ACMG Mountain Conditions Summary for the Rockies and Columbia Mountains. September 22, 2022

The past week brought a bit of a change to the high country with a dusting of snow in the Rockies and higher parts of the Columbia mountains on Monday.

Up to 10 cm of new snow fell above 2400 m with some small drifts developing in the higher glaciated terrain of Lake Louise and the Columbia Icefields, and a good dusting on the high peaks around Rogers Pass. Most solar aspects have now melted off, but snow persists on shaded aspects and you can expect some verglass and slippery conditions on higher North facing alpine climbs. Routes further south and west in the Rockies and Columbia mountains will be drier and warmer.

Glacier travel is just a bit slower with the new snow masking narrow crevasses and irregularities on the surface of the ice. Keep the glacier rope snug in these spots. With the hard freezes and little snow, crampons will be needed for any glacier travel. Not enough snow for any significant avalanche hazard at this point. Some rockfall has been observed as the new snow melts and the first real freeze-thaw cycle of the season occurs, but things are generally frozen in place on shaded aspects during the early parts of the day.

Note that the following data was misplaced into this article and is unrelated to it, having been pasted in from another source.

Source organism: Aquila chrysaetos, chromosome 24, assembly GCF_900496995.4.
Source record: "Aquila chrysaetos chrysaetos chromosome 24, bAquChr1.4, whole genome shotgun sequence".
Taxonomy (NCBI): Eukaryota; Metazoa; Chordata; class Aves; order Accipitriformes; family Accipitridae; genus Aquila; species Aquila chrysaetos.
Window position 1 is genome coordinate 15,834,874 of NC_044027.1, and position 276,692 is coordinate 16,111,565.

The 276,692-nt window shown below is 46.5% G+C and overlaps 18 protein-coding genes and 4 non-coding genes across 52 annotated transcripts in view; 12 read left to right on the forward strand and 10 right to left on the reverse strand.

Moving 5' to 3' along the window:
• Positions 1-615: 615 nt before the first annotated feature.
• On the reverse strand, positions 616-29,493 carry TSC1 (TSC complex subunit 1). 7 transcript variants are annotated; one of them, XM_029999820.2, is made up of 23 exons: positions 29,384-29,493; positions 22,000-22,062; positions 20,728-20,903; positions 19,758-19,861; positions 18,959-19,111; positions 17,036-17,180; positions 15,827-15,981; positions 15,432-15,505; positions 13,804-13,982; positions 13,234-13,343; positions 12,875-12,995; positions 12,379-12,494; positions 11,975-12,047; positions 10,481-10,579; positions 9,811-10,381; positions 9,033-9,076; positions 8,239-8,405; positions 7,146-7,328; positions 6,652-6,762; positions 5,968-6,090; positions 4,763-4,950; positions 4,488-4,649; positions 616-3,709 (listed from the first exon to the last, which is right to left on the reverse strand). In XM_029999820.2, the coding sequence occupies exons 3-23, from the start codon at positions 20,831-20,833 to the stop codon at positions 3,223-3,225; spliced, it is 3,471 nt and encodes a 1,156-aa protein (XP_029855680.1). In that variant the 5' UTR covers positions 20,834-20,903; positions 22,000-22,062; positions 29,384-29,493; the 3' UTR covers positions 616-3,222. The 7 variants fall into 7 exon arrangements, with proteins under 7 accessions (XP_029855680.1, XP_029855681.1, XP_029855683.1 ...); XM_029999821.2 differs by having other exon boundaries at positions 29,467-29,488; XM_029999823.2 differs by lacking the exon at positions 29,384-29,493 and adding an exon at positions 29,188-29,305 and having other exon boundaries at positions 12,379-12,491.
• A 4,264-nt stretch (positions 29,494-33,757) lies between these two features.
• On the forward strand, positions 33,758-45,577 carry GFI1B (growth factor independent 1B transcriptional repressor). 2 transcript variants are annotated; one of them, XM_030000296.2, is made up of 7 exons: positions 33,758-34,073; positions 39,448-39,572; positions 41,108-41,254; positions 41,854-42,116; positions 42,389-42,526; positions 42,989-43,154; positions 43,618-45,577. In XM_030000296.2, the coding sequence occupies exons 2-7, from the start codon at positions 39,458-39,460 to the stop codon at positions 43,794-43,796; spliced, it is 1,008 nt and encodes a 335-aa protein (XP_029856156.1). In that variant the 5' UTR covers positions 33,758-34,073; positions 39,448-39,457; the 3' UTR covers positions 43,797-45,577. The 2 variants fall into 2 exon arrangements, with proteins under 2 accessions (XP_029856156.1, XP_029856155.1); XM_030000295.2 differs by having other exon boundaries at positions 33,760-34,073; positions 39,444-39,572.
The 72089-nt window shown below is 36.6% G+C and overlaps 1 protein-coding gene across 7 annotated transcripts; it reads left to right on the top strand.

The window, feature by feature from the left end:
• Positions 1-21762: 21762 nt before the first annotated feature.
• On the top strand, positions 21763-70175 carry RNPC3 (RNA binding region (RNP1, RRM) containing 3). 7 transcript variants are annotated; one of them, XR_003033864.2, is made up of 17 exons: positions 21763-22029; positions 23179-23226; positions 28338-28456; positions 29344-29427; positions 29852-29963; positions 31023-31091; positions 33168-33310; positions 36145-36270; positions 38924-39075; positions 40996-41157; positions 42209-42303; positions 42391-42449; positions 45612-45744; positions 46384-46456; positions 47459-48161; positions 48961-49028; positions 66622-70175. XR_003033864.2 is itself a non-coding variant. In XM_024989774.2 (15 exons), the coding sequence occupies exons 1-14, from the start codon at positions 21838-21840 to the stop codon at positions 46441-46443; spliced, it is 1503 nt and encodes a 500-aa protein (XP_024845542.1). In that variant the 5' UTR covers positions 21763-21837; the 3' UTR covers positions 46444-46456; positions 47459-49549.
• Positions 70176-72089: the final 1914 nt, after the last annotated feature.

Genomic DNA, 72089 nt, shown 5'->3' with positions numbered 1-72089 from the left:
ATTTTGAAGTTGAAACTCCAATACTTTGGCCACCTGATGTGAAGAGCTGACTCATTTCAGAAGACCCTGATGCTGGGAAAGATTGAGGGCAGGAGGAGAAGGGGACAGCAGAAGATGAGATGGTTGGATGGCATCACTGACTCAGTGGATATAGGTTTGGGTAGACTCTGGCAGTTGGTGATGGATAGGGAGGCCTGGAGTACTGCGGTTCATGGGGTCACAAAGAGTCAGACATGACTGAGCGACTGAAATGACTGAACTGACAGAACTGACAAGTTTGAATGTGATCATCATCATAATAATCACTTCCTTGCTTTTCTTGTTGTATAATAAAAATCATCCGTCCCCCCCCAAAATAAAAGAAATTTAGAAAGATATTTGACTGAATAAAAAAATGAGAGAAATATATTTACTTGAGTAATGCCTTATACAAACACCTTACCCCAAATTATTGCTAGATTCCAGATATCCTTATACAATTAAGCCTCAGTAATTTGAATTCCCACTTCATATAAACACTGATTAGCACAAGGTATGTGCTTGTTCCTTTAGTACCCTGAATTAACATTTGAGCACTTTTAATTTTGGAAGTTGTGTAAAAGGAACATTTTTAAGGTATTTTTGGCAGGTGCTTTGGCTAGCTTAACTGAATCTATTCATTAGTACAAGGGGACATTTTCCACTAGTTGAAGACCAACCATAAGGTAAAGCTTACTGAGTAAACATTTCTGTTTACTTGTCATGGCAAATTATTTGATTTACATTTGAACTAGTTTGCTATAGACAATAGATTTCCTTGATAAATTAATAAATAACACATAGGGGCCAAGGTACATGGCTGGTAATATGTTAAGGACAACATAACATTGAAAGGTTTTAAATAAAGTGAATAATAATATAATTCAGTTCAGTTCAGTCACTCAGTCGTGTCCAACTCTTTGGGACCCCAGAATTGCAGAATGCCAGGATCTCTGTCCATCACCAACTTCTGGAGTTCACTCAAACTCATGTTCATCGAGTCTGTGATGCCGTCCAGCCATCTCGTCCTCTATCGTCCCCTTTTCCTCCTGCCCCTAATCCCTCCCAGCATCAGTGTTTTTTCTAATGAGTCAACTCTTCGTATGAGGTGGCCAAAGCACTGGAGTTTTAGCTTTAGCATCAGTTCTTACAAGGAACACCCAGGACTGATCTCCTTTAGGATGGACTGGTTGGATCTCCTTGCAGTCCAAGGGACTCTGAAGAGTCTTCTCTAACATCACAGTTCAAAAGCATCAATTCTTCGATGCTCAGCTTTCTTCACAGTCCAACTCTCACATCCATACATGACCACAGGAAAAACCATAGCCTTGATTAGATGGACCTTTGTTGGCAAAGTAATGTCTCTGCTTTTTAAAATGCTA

After minor weather disturbances on Friday as some fronts pass through, a ridge of high pressure is building bringing sunny warm afternoon temperatures to the mountains for the weekend and start of next week. Overnight treeline temps remain at or below freezing for much of the Rockies and Columbias with afternoon highs in the teens or a bit higher.

With the current forecast it should be an excellent opportunity to get out in the moutains for alpine and rock routes on solar aspects, or travel up high and enjoy the stunning fall colors. Just remember that starting tomorrow there is more night than day, so plan your start/finish times, and pack clothing/lighting to deal with that.

Happy equinox and enjoy the fall climbing season!
Conrad Janzen
ACMG Mountain Guide

On The Map

These observations and opinions are those of the person who submitted them. The ACMG and its members take no responsibility for errors, omissions, or lapses in continuity. Conditions differ greatly over time and space due to the variable nature of mountain weather and terrain. Application of this information provides no guarantee of increased safety. Do not use the Mountain Conditions Report as the sole factor in planning trips or making decisions in the field.